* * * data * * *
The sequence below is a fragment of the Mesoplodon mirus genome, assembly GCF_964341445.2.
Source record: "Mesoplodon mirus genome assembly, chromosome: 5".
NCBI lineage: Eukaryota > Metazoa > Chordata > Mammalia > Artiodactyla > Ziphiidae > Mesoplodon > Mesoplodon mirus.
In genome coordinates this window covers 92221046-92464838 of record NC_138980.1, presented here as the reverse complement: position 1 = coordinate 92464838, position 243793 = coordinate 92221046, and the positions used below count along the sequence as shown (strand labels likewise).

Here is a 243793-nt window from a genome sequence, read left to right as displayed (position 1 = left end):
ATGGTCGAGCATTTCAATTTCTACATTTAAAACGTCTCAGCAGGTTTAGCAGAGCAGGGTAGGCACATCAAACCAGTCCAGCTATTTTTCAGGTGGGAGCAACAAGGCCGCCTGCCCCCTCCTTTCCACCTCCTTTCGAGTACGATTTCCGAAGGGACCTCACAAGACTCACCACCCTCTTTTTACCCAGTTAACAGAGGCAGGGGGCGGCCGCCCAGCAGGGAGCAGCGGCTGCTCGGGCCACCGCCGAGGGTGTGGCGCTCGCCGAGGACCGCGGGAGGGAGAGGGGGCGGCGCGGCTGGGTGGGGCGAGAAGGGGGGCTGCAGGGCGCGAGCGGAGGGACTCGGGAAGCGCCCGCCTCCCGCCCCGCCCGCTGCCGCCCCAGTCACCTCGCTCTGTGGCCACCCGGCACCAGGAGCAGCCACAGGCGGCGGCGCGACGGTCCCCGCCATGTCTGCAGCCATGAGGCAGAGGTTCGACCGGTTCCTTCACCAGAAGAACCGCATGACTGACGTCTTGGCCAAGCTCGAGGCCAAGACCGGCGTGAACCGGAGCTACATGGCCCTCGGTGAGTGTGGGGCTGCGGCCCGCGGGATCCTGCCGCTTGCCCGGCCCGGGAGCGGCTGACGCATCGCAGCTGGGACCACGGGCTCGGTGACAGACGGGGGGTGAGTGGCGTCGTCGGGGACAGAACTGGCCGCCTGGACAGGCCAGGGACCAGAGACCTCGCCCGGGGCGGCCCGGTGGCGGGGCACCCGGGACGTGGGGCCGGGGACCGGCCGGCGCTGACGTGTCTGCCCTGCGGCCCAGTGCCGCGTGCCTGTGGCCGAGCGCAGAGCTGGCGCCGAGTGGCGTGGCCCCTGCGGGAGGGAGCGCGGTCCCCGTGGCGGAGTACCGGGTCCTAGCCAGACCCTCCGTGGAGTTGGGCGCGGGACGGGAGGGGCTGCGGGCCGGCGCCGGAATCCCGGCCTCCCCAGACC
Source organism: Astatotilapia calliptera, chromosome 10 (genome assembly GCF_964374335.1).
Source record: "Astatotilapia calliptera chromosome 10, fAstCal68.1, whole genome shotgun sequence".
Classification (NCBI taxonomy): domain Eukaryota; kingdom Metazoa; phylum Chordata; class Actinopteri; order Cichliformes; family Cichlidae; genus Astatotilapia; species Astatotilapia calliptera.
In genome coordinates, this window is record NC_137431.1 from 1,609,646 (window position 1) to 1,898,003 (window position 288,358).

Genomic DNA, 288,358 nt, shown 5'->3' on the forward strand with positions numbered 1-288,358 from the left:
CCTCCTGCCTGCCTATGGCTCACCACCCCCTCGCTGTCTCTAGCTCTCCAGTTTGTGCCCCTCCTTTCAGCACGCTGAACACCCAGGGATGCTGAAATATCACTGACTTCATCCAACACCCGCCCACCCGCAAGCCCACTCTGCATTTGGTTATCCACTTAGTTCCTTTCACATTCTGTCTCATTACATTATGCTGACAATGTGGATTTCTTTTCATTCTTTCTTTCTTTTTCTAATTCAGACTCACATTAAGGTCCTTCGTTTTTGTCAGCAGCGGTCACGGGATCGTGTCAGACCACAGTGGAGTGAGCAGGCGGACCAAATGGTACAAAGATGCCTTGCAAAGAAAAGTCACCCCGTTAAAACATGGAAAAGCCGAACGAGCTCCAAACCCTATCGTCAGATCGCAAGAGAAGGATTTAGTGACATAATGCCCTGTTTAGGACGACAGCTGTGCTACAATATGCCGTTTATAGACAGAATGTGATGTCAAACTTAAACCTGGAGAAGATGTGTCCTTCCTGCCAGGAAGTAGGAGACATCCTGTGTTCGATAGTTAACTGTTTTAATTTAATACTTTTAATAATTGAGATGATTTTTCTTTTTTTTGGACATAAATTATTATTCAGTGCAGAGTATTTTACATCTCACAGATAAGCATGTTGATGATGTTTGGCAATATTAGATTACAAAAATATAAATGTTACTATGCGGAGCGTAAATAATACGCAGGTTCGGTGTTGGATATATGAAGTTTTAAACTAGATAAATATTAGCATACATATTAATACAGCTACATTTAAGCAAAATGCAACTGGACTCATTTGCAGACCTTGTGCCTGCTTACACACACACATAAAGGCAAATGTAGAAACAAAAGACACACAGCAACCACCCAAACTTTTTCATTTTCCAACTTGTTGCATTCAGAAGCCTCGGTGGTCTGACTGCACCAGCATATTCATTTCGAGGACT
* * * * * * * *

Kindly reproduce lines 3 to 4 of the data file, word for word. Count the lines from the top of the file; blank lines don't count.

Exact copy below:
NCBI lineage: Eukaryota > Metazoa > Chordata > Mammalia > Artiodactyla > Ziphiidae > Mesoplodon > Mesoplodon mirus.
In genome coordinates this window covers 92221046-92464838 of record NC_138980.1, presented here as the reverse complement: position 1 = coordinate 92464838, position 243793 = coordinate 92221046, and the positions used below count along the sequence as shown (strand labels likewise).